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Reply to anonymous882968

Rather than worry and wonder, wouldn't it be better to find out what the options are near you for residential care? Go and have a good look at them, so that when you do need to make the choice you at least won't have to dread the unknown. With a bit of luck, you will have found one you're really happy with and established an initial relationship.

I hope you do find good support at home for the time being; but given that you know there will be turning point I feel there's a lot to be said for getting ahead of it.
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Reply to Countrymouse

I went thru this with my Luz. FTD with aphasia. She finally quit talking altogether. At the most she would say one word. And that was rare. finally I had to watch everything she did to find more changes in her. Things like using a fork to consume liquids. Putting solid foods into her or my drinks. It was not fun. You may experience different things. It all depends on which areas of the brain become infected.
Watch for signs of dehydration. That may affect his ability to stand and walk.
I found an agency that provided companion services so I could go shopping for a few hours.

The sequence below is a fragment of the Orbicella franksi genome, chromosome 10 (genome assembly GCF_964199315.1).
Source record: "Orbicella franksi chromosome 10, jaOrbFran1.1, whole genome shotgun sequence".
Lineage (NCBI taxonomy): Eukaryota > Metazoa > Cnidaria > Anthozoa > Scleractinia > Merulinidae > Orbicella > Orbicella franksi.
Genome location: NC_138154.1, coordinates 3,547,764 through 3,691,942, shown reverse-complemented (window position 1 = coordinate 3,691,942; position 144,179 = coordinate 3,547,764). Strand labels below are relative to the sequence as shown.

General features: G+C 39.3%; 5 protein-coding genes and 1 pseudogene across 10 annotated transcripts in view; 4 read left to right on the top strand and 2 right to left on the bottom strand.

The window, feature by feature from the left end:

She did become combative when she wanted to do something no matter how wrong it may have been.
It became 27 hours a day and 8 days a week. At least it felt that way.
No two cases will be the same.
Please come here often for advise or to just vent.
I went thru this for nearly three years and did not have a single day off for myself. Just a few hours for shopping or medical procedures. I was worn out but as I look back on it I cherish every moment of it now that she is gone.
Eventually I was forced to give up because I was injuring myself by lifting her.
I wish you the very best of luck and prayers.
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Reply to OldSailor

I think you are doing a lot of good things already. Please get those guns out of the house. At least for today, get rid of any ammo and make sure the guns you have are not loaded. Safety first. I think finding care to come in for a few hours a couple times a week is a good start, then you can tweak from there. People are trained and paid to deal with those who have this illness, so although it is not pleasant for anyone it is their job and you can let them do it - with your oversight of course. If he can still focus on things, I wonder if he could be distracted if you deliberately put items that are broken into a "project box" (kids toys, a stuck zipper, knotted rope, bicycle without a chain, etc.) and keep directing him there and let him tinker with those for a while.
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Reply to GingerMay
debwind Apr 30, 2019
Thank you, GingerMay. I will definitely try that.
debwind, I cannot imagine what you are going through. Hiring a caregiver is a great idea.

As for hubby not being able to find the toilet, do you mean the toilet itself or the bathroom? If it is the toilet, I read that making the wall behind the toilet a bolder color [no light colors] that it would make finding the toilet easier. And read that changing the toilet seat to something other than white may help. Of course, trying to find a toilet seat in blue, green, black or red may be a challenge.
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Reply to freqflyer
debwind Apr 30, 2019
Thank you, Freqflyer. Great suggestion.